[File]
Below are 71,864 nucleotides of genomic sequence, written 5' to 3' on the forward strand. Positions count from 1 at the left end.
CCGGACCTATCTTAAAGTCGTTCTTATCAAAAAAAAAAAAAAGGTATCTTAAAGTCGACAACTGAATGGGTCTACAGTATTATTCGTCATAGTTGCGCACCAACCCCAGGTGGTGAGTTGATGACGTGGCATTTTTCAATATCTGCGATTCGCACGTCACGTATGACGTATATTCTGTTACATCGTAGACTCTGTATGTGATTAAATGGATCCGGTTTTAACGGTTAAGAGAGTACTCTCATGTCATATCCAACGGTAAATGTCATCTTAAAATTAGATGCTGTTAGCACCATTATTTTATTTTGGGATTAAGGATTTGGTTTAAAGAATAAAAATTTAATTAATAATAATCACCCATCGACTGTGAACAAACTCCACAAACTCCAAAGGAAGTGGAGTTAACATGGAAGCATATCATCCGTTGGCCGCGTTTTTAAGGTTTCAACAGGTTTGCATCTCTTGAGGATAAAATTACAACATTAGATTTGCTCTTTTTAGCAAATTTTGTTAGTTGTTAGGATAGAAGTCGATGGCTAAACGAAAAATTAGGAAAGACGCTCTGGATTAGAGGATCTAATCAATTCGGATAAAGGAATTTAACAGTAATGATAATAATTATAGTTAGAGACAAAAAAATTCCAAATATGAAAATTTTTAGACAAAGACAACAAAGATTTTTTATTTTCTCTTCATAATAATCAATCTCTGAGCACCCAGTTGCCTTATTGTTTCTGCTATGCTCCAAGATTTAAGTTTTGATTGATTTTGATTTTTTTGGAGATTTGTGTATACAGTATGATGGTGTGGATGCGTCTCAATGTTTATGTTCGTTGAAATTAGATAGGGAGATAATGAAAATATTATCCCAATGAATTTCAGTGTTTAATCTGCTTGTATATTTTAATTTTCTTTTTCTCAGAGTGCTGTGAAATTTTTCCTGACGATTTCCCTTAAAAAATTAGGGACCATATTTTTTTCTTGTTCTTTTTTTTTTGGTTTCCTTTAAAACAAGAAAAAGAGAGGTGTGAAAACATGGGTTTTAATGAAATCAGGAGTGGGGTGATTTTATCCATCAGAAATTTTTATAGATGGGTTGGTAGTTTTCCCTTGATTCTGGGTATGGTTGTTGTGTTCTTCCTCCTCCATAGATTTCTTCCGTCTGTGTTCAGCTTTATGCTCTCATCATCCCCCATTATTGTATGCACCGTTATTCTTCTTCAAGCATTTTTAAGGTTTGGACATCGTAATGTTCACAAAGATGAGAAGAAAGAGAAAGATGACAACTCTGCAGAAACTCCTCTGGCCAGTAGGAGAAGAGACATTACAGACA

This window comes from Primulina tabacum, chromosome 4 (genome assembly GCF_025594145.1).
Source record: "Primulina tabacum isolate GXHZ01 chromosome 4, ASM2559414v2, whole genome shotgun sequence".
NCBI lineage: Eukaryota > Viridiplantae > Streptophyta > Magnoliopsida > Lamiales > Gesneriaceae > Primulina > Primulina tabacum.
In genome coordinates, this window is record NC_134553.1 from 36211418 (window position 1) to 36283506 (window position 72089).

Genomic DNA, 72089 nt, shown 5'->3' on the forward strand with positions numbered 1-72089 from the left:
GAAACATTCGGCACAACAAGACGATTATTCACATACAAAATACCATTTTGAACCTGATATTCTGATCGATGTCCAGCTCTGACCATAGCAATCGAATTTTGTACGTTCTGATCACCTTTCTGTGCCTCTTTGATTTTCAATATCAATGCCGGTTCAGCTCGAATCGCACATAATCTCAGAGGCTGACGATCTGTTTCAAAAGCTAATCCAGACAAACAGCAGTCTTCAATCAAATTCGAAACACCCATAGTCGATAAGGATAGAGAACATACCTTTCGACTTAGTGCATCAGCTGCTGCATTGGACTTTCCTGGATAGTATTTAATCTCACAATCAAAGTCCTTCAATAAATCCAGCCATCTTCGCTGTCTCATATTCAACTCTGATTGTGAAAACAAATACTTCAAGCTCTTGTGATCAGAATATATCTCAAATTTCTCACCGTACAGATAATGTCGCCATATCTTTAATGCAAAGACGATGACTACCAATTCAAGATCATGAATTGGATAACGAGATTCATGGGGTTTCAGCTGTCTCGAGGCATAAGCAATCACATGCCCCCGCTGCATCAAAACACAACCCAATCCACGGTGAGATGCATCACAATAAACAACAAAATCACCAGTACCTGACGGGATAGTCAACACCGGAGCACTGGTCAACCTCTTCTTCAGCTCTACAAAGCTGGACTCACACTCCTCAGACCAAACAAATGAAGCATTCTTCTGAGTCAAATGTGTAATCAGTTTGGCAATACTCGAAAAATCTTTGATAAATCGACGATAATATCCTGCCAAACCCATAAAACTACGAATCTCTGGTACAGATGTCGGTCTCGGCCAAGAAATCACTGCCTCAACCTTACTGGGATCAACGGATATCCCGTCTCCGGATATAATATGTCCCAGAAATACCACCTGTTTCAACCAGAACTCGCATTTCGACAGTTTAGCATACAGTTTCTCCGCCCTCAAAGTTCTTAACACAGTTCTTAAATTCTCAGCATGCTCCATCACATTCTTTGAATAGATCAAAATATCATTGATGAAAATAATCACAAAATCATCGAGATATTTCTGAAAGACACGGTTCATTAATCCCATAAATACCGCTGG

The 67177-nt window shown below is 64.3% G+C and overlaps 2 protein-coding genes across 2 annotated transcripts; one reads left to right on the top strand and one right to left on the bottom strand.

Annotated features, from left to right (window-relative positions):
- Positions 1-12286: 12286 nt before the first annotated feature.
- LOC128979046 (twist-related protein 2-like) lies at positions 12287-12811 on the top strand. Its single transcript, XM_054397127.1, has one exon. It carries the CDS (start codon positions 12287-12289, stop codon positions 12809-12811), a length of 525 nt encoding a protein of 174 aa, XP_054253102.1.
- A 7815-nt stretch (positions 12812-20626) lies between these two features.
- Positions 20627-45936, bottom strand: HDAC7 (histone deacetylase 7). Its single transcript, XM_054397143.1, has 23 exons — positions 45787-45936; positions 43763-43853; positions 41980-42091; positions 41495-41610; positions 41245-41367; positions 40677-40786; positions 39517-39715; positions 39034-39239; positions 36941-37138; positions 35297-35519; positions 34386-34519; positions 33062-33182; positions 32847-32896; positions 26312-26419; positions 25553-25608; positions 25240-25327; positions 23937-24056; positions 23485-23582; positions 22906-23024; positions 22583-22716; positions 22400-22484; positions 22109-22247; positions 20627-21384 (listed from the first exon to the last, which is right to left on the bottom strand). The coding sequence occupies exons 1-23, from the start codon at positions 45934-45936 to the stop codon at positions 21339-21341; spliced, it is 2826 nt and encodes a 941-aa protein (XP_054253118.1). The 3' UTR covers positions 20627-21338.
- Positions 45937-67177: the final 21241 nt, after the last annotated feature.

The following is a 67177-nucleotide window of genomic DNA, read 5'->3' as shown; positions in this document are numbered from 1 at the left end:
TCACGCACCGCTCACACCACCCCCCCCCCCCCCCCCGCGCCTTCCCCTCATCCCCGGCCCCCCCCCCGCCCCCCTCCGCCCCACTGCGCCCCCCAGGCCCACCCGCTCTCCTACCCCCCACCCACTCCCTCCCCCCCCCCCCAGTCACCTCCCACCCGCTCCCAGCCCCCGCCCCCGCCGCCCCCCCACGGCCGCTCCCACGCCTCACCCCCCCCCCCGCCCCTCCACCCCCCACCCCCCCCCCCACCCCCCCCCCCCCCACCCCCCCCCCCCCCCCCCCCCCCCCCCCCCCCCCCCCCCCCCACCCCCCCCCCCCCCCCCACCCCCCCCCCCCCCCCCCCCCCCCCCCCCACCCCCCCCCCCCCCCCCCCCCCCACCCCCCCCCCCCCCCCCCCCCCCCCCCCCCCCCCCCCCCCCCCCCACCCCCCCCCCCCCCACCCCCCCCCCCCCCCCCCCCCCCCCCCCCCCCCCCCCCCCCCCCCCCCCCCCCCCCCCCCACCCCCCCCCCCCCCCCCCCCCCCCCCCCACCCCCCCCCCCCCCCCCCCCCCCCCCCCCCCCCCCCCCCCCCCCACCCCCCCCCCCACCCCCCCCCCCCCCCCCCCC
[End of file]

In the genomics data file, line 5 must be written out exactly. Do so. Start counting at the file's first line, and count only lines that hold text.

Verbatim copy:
NCBI lineage: Eukaryota > Viridiplantae > Streptophyta > Magnoliopsida > Lamiales > Gesneriaceae > Primulina > Primulina tabacum.